After the lawyer let a lawsuit by a former Oliver bank employee languish for over more than five years, the case has been thrown out by the B.C. Supreme Court.
Crystal Lee Dias, was employed at the RBC branch in 2014 she claimed she was assaulted by Adam George Sabyan, a customer of the bank.
At the time, the 84-year-old Sabyan denied the incident took place, but according to a psychological assessment he was already suffering some cognitive impairment, particularly with his memory. Dias then filed a civil suit against Sabyan.
According to the judgment, the alleged incident was disputed as the main piece of evidence, a security video, failed to show proof that supported either side’s claims due to the angle and the lack of audio.
Now 92, he suffers from severe dementia and has resided in a full-time care facility with full-time supervision since 2020.
After filing the lawsuit in January 2016, the case followed the usual steps during civil litigation up to February 2017.
Then the delays began.
First, Dias’ lawyer Mr. Lund, as identified in the judgement, did not send the request for the police file to the RCMP until August of 2018, and after receiving the file including the security video, did not share it with Sabyan’s counsel.
Then it took until November 2019 for Lund to provide a notice of intention to proceed, asking for availability for trial dates between March and May of 2021. A week after, Sabyan’s counsel responded to confirm availability for March or May and asked to continue discovery in the spring of 2020.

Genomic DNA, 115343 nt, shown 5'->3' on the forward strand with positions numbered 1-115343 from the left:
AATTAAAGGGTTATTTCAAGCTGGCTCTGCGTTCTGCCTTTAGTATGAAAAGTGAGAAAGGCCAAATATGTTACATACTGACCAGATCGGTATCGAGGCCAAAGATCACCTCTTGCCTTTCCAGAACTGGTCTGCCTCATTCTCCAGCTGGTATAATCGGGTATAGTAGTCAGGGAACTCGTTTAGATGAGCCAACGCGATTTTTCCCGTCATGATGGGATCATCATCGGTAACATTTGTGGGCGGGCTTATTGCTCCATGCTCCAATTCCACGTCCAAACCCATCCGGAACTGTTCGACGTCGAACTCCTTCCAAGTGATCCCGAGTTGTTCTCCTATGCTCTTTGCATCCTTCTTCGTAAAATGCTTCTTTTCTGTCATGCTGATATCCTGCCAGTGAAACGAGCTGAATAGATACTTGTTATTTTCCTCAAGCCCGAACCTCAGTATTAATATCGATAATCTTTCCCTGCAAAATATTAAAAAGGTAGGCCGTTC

They received no response.
At the same time, according to the judgement, Dias repeatedly asked Lund for updates, with many going unanswered.
“Mr. Lund and his office overlooked the file and did not get in touch with Ms. Dias for two years,” reads the judgement. “On one occasion in 2021, Ms. Dias attempted to contact Mr. Lund but was told that he was not available and would get back to her.”
The next time the file came up was when Lund issued a second notice of intention to proceed and requested availability for trial in March or September of 2023.
In response, Sabyan’s counsel applied to dismiss the case for want of prosecution in April 2022.
Dias retained different counsel, who fought the dismissal request and sought to blame any delays on Lund, arguing that she shouldn’t be denied her day in court over the failures of her lawyer.
Lund himself had admitted to dropping the ball over what he claimed was a lack of diligence.
The justice presiding over the case declined to accept Dias’ arguments, noting that she could have gotten a new lawyer much sooner.
“Thirdly, no person acting reasonably who was anxious to have her case proceed would unquestioningly accept this kind of delay in a relatively straightforward case,” reads the judgement. “Ms. Dias’ responsibility as the plaintiff included a responsibility to maintain some degree of control over the process. It had to have occurred to her that Mr. Lund was ignoring her case and was mishandling the file.”
With the decline of Sabyan’s mental faculties and the remaining dispute over what actually happened in 2014, the justice felt that there would be too much prejudice against Sabyan for a chance of a fair trial.
As a result, the case was dismissed, and Sabyan’ was granted the right to pursue his legal costs from Dias.
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